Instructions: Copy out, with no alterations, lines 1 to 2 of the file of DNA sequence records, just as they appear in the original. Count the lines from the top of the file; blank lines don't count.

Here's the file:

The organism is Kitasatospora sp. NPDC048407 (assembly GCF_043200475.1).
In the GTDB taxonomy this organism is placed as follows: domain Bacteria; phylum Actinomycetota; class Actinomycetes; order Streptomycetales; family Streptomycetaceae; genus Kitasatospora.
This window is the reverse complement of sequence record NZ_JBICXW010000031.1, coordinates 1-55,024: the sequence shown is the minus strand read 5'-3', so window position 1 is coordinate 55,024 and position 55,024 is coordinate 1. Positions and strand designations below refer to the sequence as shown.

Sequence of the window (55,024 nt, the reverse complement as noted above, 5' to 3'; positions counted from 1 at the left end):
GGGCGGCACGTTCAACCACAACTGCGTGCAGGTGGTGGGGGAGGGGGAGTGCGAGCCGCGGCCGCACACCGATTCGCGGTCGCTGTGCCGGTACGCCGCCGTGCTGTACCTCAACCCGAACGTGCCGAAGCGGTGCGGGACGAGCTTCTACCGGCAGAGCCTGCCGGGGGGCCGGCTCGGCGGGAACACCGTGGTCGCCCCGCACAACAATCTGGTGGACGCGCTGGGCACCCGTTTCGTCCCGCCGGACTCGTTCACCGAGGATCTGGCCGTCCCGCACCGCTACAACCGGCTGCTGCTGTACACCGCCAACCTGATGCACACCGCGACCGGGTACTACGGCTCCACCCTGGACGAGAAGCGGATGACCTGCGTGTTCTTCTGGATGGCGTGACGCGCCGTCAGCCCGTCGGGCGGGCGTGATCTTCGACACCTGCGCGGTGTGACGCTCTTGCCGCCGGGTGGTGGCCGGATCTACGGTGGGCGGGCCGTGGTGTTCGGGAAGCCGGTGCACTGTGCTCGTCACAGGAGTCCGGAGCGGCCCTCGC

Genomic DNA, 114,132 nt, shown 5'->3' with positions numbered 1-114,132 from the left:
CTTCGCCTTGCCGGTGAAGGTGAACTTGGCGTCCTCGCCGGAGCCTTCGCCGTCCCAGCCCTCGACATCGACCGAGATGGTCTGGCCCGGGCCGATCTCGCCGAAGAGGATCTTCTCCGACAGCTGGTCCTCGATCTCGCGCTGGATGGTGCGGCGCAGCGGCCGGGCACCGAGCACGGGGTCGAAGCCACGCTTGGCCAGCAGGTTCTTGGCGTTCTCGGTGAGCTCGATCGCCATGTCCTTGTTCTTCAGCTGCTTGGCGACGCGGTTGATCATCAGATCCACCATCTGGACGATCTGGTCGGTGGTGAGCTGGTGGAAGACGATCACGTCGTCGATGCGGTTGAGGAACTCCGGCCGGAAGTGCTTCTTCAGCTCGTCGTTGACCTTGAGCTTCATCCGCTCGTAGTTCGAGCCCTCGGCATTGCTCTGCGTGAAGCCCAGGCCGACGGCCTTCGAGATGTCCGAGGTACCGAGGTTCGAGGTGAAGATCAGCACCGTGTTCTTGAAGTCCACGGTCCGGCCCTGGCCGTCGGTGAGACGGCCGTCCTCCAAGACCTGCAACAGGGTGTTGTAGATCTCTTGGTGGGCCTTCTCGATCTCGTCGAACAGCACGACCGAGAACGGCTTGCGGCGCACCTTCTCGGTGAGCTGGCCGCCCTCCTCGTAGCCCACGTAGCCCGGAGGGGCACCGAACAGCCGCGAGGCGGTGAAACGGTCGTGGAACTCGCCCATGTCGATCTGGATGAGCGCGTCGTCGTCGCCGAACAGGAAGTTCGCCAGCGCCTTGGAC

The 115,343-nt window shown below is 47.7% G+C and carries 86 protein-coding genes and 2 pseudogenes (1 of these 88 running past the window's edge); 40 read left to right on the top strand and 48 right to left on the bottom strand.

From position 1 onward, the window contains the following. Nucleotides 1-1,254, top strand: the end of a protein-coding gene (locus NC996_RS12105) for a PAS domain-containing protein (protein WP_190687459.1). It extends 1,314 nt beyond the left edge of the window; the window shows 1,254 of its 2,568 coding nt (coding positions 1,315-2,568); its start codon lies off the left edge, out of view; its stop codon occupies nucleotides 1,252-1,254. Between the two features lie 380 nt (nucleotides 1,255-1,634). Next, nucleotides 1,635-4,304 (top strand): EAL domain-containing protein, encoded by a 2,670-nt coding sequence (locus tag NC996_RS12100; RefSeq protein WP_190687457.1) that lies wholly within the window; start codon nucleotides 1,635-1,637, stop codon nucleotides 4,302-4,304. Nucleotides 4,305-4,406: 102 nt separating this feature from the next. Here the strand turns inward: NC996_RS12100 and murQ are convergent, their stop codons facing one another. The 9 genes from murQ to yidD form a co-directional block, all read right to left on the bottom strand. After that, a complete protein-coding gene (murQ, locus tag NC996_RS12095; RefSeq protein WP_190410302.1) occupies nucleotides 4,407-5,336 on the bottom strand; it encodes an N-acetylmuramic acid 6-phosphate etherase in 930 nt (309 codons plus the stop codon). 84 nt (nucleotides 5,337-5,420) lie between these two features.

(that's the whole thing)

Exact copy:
The organism is Kitasatospora sp. NPDC048407 (assembly GCF_043200475.1).
In the GTDB taxonomy this organism is placed as follows: domain Bacteria; phylum Actinomycetota; class Actinomycetes; order Streptomycetales; family Streptomycetaceae; genus Kitasatospora.